"If it's really a passion, you are almost never too old to start flying as long as you meet all the requirements," says Chesley "Sully" Sullenberger, 64. He's the US Airways pilot who made a zero-fatality emergency landing on the Hudson River in 2009. There are no age restrictions to obtaining a private pilot's license, but the since-retired captain cautions that the process is neither easy nor cheap, and fliers over 40 need to renew a medical certification every two years. (Commercial pilots face mandatory retirement at 65, raised from 60 in 2007.) Could Sullenberger have pulled off the Miracle on the Hudson back when he was a 25-year-old Air Force fighter jock? "I think I probably could have," he says, "but I also think every experience I had in some way contributed to that day."
Get a tattoo
Just 5 percent of adults 65 and up have a tattoo, according to a 2012 Harris poll, while 38 percent of 30-somethings have been inked. As body art goes mainstream, tattooists report more older first-timers. Connecticut dance instructor Ed Poska got his first ink (a pair of ballroom dancers on his bicep) for his 64th birthday. Now 71, Poska has three tats and says he's glad he started late. "I'm not going to wrinkle too much between now and the time I finally check out of this life, so my tattoo will still look good." He offers one caveat: "Be careful what you get when you're 70. It may not be what you want at 80." To get a tat you can age with, pioneering artist "Shanghai" Kate Hellenbrand, who's been inking for 44 years, suggests finding an artist experienced with older skin: The collagen and elastin break down with age. "It's like tattooing parchment paper," she says.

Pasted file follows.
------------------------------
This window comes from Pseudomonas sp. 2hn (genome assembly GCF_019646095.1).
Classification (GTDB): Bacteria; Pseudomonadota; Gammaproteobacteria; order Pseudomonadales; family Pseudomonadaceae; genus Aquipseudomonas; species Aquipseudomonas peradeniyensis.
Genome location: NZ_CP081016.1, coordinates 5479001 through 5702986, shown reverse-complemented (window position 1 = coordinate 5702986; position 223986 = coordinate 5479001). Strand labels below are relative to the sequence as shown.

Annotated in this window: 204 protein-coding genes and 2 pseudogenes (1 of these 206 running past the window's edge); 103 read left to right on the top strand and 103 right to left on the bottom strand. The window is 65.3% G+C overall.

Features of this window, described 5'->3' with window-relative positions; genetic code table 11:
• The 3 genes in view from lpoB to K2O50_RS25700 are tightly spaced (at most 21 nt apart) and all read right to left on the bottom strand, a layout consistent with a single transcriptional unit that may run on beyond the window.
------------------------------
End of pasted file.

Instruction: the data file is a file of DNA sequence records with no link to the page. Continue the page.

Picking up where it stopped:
Go the distance
Hazards: PD, IE, PE, UI
When boxer Bernard Hopkins went pro in 1988, most of his recent opponents were in preschool. In early 2014, the fighter who calls himself the Alien defeated 30-year-old Beibut Shumenov to unify the light heavyweight division and become the oldest titled fighter in boxing history. "I obviously ducked more punches than I took to still be around," says Hopkins, who lost his titles in a 12-round decision in November but vows to fight again. If you can avoid getting your bell rung — older pugilists face extra risks from head injuries — boxing training provides a brutally effective workout: It strengthens core muscles and can burn 500 calories an hour. But Hopkins says it's his wits that keep him in the ring. "What makes up for what I don't have physically is my boxing IQ. That supersedes any young muscle."
Become a fashion model
Hazards: PE, UI